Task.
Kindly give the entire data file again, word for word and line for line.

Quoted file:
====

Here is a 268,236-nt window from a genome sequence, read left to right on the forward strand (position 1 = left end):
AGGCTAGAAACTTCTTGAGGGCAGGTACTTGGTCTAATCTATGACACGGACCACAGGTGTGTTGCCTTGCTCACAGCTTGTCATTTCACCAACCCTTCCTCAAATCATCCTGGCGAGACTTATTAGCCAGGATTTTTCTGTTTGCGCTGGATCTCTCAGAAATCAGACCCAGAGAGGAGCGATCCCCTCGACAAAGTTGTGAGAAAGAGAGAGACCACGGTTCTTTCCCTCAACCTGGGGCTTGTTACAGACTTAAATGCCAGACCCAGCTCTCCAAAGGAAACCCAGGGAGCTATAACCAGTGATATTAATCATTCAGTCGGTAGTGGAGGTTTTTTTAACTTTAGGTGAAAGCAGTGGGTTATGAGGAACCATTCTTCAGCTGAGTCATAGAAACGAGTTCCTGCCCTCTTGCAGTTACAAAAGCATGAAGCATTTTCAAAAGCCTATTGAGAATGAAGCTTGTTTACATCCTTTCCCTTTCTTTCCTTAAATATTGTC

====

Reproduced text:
Here is a 268,236-nt window from a genome sequence, read left to right on the forward strand (position 1 = left end):
AGGCTAGAAACTTCTTGAGGGCAGGTACTTGGTCTAATCTATGACACGGACCACAGGTGTGTTGCCTTGCTCACAGCTTGTCATTTCACCAACCCTTCCTCAAATCATCCTGGCGAGACTTATTAGCCAGGATTTTTCTGTTTGCGCTGGATCTCTCAGAAATCAGACCCAGAGAGGAGCGATCCCCTCGACAAAGTTGTGAGAAAGAGAGAGACCACGGTTCTTTCCCTCAACCTGGGGCTTGTTACAGACTTAAATGCCAGACCCAGCTCTCCAAAGGAAACCCAGGGAGCTATAACCAGTGATATTAATCATTCAGTCGGTAGTGGAGGTTTTTTTAACTTTAGGTGAAAGCAGTGGGTTATGAGGAACCATTCTTCAGCTGAGTCATAGAAACGAGTTCCTGCCCTCTTGCAGTTACAAAAGCATGAAGCATTTTCAAAAGCCTATTGAGAATGAAGCTTGTTTACATCCTTTCCCTTTCTTTCCTTAAATATTGTC